A Good Neighbor

Study shows Longwood’s economic footprint is growing—a boon to area communities

New data show Longwood’s total impact on the surrounding community and state economies has increased 28 percent in the last eight years.

The study, conducted every five to 10 years by Longwood’s Office of Community and Economic Development, examines the impact of students, faculty, staff and their visitors on the statewide, regional and Farmville economies.

$2 million spent in Farmville restaurants by Longwood students and visitors, $5.4 million spent in Farmville by Longwood visitors, $4 million spent on groceries by Longwood students, $1.2 million generated in local government revenue by Longwood communityUsing data from 2014, the analysis revealed that the Longwood community spent more than $116 million in the state, with nearly $50 million of that total spent locally in Farmville. The surrounding counties— Prince Edward, Buckingham, Cumberland, Appomattox, Lunenburg, Nottoway, Charlotte and Amelia—benefited from more than $12 million in spending.

“Longwood has a significant economic footprint locally as well as regionally,” said Ken Copeland, vice president for finance and administration. “Every dollar that is invested locally by a member of the Longwood community grows right here, improving our home and creating jobs and income. We are also a reliable source of tax income for the town and county, meaning our dollars help provide the roads, schools and services that everyone depends on.”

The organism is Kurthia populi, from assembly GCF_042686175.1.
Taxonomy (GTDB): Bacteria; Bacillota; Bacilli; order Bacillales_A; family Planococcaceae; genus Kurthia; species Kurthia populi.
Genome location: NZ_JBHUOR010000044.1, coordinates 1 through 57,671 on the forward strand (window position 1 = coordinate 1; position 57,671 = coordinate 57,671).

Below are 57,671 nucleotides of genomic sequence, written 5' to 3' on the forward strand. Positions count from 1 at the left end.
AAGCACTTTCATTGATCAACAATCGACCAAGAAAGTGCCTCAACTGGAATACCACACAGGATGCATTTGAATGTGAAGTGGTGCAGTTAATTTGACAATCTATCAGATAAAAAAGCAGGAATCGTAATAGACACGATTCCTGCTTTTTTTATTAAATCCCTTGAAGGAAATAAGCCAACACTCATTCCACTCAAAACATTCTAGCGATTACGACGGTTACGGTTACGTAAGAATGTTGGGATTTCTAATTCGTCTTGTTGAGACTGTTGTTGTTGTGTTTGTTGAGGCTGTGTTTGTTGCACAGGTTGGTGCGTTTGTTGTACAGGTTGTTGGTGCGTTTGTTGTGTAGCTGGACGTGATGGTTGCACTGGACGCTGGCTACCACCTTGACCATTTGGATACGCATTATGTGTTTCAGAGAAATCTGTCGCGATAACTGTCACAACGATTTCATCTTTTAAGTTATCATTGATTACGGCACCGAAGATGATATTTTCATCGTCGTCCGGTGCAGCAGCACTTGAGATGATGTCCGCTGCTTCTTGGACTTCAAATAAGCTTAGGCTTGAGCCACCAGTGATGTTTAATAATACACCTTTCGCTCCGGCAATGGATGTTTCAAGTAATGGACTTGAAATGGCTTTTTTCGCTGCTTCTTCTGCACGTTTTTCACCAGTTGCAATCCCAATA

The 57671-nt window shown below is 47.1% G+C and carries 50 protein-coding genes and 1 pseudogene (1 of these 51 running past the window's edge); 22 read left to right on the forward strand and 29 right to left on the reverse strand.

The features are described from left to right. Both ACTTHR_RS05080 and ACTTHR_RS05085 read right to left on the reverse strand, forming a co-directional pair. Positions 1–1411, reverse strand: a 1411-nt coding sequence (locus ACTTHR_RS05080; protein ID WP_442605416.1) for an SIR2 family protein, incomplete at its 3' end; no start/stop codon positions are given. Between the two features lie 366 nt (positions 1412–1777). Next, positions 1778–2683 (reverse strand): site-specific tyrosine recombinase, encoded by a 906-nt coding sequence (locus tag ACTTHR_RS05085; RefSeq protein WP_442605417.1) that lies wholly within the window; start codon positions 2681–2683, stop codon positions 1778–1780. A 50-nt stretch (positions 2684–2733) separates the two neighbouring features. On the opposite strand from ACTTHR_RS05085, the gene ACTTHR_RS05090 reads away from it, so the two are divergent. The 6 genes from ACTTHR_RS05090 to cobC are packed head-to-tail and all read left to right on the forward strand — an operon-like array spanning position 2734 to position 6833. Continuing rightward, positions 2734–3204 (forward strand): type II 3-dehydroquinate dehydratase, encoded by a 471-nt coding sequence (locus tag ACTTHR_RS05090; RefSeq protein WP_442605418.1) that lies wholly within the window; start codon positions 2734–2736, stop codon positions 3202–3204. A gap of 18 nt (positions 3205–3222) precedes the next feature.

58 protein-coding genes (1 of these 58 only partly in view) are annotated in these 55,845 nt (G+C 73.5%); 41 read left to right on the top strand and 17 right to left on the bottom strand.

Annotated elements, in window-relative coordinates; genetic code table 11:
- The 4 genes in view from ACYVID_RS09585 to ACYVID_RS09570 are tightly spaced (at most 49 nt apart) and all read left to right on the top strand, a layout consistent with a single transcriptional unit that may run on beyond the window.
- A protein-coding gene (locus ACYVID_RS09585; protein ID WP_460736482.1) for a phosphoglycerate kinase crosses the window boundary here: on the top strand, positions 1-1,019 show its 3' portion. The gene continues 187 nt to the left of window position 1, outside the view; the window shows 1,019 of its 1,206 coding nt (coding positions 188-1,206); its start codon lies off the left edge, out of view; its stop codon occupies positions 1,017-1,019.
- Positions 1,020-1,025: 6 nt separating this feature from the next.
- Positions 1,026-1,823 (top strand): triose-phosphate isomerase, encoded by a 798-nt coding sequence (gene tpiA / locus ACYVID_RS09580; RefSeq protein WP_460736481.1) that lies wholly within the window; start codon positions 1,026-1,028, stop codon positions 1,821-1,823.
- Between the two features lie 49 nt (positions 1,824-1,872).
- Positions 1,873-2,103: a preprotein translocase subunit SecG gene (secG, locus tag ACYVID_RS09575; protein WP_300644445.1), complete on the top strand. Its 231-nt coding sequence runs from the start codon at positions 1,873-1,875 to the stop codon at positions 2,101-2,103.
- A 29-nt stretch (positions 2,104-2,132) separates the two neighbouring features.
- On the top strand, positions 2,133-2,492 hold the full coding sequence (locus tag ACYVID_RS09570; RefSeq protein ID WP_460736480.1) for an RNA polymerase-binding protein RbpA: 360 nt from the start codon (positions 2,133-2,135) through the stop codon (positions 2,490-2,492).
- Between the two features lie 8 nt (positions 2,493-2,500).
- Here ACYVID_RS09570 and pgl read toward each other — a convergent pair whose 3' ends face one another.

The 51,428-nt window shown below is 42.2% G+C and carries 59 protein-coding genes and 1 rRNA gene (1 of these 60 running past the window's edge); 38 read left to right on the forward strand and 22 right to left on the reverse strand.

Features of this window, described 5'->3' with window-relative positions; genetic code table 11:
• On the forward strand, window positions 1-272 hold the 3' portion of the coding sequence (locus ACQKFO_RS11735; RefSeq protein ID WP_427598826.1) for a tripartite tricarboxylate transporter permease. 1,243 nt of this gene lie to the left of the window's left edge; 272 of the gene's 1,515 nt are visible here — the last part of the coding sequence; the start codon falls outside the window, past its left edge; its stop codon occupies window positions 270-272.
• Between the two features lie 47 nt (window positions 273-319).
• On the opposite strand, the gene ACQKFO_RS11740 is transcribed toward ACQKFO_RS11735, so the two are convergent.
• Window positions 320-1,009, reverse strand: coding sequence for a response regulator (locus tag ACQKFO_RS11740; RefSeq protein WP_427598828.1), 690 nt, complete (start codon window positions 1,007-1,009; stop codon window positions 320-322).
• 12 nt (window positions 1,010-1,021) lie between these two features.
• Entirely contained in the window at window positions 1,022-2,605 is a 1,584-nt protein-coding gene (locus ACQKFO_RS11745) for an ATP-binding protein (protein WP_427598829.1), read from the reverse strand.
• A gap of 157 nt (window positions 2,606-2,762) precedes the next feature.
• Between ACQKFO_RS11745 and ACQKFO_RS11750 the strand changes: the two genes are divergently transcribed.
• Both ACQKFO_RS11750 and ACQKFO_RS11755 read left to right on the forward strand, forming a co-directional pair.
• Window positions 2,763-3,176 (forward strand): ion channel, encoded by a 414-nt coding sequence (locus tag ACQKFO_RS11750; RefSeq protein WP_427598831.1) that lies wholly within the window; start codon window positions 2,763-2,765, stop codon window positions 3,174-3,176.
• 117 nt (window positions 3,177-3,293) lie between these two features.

Economists use multipliers to determine the total impact of spending in a certain region, as each dollar spent supports jobs and businesses central to the local economy. In the new study, analysts estimated the Longwood community’s total effect on the local and state economies at more than $174 million, an increase of nearly $39 million since the study was last conducted in 2008.

“We use a very conservative multiplier,” said Copeland. “Yet with that estimate, we’ve still seen a significant growth rate over the last study period. That kind of growing economic footprint not only supports local businesses and restaurants, but also lifts up the entire community.”

Study highlights include the following:

  • Longwood students spent more than $20 million in Farmville in 2014.
  • Longwood University visitors spent $5.4 million, and 69 percent of that total came from students’ visitors.
  • Longwood students spent nearly $4 million at grocery stores in Farmville, while spending more than $2 million at area restaurants.
  • The Longwood community generated $1.2 million in local government revenue.

“Longwood University continues to be an economic driver for our community,” said Farmville Mayor David Whitus ’83. Longwood provides stability for our local economy and is the economic engine that helps propel our community forward.”

To that end, officials at Longwood’s Small Business Development Center actively use the data collected to focus their efforts. It points us in the right direction when we identify and approach businesses to relocate or expand to Farmville,” said Sheri McGuire, director of economic development and executive director of Longwood’s Small Business Development Center network. From the data we collected, we can identify growth areas and further hone our strategic approach to helping create a vibrant downtown that draws students, faculty and staff in even greater numbers.”

—Matthew McWilliams